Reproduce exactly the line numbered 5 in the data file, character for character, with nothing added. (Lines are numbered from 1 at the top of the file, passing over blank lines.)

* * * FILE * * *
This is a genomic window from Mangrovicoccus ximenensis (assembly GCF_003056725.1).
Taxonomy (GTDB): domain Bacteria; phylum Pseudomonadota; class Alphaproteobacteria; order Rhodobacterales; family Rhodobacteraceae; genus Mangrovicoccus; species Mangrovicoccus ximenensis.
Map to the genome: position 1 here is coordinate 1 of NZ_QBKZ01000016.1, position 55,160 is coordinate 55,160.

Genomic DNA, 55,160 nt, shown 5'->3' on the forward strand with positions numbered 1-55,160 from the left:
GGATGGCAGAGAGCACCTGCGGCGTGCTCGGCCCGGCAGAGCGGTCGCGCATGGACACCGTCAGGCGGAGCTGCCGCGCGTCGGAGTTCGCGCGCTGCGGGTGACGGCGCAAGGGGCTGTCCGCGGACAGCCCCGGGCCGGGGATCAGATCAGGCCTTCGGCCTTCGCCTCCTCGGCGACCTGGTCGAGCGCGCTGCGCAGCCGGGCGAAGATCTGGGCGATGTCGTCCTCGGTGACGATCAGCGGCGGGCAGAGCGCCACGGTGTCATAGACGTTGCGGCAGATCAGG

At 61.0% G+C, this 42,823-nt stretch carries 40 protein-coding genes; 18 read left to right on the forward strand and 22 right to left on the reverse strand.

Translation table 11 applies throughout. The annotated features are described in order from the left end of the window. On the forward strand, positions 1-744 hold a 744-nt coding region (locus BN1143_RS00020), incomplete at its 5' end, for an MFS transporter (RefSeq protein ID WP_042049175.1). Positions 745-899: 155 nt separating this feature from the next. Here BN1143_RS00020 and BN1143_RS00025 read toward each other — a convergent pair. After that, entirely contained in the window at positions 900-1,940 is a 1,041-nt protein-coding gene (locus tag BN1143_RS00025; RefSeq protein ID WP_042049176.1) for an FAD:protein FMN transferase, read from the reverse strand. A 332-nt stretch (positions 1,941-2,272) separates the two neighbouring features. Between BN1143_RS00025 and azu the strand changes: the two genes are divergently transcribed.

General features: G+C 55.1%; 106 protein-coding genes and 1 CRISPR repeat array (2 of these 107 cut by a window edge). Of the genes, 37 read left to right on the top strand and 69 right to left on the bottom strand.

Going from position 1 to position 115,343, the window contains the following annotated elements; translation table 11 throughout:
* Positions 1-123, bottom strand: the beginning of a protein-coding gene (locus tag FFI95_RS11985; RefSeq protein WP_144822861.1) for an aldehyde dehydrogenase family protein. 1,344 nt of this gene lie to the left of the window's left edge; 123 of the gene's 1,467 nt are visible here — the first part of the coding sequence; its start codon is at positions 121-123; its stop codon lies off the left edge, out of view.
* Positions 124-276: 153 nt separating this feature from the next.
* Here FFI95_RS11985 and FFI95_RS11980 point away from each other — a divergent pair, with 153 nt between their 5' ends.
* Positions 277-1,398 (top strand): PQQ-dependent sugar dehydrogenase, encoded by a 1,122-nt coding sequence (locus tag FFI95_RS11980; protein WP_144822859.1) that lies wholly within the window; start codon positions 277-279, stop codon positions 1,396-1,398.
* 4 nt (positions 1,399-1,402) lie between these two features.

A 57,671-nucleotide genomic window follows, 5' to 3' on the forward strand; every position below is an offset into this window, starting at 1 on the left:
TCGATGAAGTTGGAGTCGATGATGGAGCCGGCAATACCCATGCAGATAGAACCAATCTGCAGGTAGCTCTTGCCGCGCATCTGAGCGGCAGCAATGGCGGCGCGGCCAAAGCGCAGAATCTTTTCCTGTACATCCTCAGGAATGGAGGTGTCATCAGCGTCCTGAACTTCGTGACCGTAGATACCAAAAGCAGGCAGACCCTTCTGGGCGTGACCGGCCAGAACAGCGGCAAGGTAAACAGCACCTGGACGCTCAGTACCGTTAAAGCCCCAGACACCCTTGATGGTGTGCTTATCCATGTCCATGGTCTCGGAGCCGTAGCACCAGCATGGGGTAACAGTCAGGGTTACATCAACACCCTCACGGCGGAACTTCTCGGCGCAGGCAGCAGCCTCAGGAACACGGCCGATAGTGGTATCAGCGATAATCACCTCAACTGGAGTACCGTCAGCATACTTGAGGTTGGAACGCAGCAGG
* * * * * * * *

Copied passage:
GGATGGCAGAGAGCACCTGCGGCGTGCTCGGCCCGGCAGAGCGGTCGCGCATGGACACCGTCAGGCGGAGCTGCCGCGCGTCGGAGTTCGCGCGCTGCGGGTGACGGCGCAAGGGGCTGTCCGCGGACAGCCCCGGGCCGGGGATCAGATCAGGCCTTCGGCCTTCGCCTCCTCGGCGACCTGGTCGAGCGCGCTGCGCAGCCGGGCGAAGATCTGGGCGATGTCGTCCTCGGTGACGATCAGCGGCGGGCAGAGCGCCACGGTGTCATAGACGTTGCGGCAGATCAGG